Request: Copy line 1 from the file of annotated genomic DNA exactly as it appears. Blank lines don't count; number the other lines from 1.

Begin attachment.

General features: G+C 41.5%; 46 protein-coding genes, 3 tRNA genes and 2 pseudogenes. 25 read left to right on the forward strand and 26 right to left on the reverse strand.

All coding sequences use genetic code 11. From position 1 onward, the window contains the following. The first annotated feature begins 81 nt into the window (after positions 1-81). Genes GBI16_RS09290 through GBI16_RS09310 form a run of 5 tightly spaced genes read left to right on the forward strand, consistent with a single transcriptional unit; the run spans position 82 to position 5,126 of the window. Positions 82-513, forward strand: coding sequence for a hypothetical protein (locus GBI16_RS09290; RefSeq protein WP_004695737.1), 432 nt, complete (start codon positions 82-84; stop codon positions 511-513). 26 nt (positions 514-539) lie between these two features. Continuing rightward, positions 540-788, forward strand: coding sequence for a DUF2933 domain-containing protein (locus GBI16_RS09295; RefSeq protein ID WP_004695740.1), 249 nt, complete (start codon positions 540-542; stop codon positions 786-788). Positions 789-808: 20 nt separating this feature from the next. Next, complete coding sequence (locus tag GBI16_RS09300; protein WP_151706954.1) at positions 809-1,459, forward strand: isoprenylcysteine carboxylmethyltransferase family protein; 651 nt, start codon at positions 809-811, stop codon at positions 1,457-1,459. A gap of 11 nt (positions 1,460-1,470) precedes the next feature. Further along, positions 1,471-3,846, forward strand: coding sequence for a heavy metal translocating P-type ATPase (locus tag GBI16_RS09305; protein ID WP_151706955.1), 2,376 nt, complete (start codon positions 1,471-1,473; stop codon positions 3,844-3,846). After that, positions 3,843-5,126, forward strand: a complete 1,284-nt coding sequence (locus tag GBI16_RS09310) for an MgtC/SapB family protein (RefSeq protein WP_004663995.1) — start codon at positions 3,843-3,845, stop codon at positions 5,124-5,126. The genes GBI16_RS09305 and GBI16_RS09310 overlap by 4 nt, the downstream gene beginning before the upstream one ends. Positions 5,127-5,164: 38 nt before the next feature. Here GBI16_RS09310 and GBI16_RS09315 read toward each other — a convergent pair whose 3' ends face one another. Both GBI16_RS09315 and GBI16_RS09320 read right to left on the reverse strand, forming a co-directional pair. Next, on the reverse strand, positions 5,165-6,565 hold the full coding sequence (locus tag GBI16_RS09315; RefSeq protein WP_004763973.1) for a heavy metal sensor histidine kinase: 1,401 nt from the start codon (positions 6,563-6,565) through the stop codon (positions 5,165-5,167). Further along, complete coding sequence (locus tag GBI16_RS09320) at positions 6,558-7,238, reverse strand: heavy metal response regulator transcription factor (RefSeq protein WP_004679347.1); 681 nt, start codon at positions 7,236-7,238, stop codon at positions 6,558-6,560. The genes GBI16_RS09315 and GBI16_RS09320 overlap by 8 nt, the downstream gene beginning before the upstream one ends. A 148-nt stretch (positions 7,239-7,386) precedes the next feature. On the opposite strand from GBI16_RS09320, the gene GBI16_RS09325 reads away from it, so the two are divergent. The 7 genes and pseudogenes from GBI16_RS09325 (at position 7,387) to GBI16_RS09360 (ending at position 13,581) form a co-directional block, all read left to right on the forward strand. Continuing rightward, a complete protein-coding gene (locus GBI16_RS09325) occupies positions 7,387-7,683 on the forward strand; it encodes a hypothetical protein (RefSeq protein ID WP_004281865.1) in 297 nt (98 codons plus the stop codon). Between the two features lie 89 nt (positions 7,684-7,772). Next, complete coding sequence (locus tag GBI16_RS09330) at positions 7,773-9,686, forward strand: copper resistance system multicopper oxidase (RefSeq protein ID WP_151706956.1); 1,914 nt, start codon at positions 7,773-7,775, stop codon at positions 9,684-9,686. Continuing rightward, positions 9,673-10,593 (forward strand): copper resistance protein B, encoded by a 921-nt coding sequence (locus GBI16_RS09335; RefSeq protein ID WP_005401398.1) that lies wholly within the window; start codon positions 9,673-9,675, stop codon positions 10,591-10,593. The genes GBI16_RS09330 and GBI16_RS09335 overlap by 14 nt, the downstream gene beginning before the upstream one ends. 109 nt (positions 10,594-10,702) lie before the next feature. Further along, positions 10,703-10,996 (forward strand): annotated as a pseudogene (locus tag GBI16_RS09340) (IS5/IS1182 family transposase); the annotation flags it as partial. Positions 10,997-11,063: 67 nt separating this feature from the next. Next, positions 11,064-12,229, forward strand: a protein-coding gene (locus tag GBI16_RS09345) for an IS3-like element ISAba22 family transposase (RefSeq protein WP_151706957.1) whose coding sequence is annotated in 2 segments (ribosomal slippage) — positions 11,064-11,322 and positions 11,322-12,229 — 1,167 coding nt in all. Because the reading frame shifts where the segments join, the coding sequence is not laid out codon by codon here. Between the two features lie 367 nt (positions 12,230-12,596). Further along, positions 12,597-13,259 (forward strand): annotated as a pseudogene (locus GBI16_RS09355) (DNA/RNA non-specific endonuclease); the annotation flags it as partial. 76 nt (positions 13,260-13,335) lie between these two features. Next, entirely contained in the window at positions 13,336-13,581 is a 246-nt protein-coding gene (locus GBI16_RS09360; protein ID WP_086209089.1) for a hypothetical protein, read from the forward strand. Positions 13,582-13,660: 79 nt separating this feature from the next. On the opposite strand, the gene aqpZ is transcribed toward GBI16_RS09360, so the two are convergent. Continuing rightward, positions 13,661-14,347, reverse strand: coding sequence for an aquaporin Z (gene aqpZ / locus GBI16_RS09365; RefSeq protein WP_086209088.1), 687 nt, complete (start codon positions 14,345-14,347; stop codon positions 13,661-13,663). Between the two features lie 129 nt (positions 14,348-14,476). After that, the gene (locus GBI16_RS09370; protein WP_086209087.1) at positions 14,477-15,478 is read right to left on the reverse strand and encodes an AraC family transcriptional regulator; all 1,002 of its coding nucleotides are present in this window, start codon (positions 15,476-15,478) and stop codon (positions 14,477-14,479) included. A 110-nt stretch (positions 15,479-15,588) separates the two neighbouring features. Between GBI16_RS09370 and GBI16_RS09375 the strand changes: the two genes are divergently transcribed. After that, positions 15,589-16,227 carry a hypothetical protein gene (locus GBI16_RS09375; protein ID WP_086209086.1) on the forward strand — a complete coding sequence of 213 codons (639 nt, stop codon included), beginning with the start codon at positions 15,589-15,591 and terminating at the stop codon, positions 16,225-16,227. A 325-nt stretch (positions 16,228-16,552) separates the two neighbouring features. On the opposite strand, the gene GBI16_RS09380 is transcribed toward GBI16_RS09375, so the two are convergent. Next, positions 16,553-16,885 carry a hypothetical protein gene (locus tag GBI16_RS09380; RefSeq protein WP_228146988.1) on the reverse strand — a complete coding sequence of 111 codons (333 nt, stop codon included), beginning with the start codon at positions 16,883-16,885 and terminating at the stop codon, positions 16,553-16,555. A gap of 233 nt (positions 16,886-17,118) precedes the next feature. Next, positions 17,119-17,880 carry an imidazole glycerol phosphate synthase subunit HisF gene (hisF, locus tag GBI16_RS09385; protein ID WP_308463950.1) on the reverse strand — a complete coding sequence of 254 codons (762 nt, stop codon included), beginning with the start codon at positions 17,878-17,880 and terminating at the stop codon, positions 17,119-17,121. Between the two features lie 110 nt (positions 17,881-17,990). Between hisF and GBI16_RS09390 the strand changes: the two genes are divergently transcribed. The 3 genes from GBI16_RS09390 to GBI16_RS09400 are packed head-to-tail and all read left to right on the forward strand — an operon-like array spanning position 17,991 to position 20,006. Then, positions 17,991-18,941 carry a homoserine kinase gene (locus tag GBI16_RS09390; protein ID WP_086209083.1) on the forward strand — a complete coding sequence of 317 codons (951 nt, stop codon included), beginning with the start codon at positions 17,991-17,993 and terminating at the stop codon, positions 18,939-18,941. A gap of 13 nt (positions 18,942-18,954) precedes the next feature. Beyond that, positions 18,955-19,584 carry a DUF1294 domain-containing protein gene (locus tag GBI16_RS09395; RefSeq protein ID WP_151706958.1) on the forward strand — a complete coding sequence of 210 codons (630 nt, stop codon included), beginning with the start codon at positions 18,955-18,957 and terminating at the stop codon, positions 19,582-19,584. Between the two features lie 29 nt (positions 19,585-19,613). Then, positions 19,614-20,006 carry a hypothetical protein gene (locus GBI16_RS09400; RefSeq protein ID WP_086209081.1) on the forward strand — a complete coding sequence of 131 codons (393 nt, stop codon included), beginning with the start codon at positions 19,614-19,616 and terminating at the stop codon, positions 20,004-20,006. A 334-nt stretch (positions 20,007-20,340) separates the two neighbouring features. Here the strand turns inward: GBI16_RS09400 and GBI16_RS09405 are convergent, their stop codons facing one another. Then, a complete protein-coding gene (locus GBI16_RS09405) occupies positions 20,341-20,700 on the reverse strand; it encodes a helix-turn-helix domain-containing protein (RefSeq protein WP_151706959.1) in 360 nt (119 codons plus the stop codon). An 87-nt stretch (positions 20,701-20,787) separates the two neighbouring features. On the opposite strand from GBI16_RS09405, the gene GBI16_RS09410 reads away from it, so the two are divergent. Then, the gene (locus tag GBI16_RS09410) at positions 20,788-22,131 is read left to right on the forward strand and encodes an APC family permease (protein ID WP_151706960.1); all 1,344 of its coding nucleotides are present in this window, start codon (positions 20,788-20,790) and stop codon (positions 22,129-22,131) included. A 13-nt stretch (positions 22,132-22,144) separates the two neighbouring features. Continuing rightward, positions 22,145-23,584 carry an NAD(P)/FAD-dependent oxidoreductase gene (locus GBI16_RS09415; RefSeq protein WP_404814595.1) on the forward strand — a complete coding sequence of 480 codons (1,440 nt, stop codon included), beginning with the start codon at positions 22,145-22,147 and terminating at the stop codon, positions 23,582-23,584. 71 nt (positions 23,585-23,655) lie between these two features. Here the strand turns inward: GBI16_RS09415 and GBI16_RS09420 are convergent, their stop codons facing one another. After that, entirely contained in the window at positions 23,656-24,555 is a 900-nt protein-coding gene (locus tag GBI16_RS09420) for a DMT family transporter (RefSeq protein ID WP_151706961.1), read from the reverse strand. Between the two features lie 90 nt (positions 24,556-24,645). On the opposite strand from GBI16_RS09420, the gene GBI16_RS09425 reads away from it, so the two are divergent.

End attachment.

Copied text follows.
General features: G+C 41.5%; 46 protein-coding genes, 3 tRNA genes and 2 pseudogenes. 25 read left to right on the forward strand and 26 right to left on the reverse strand.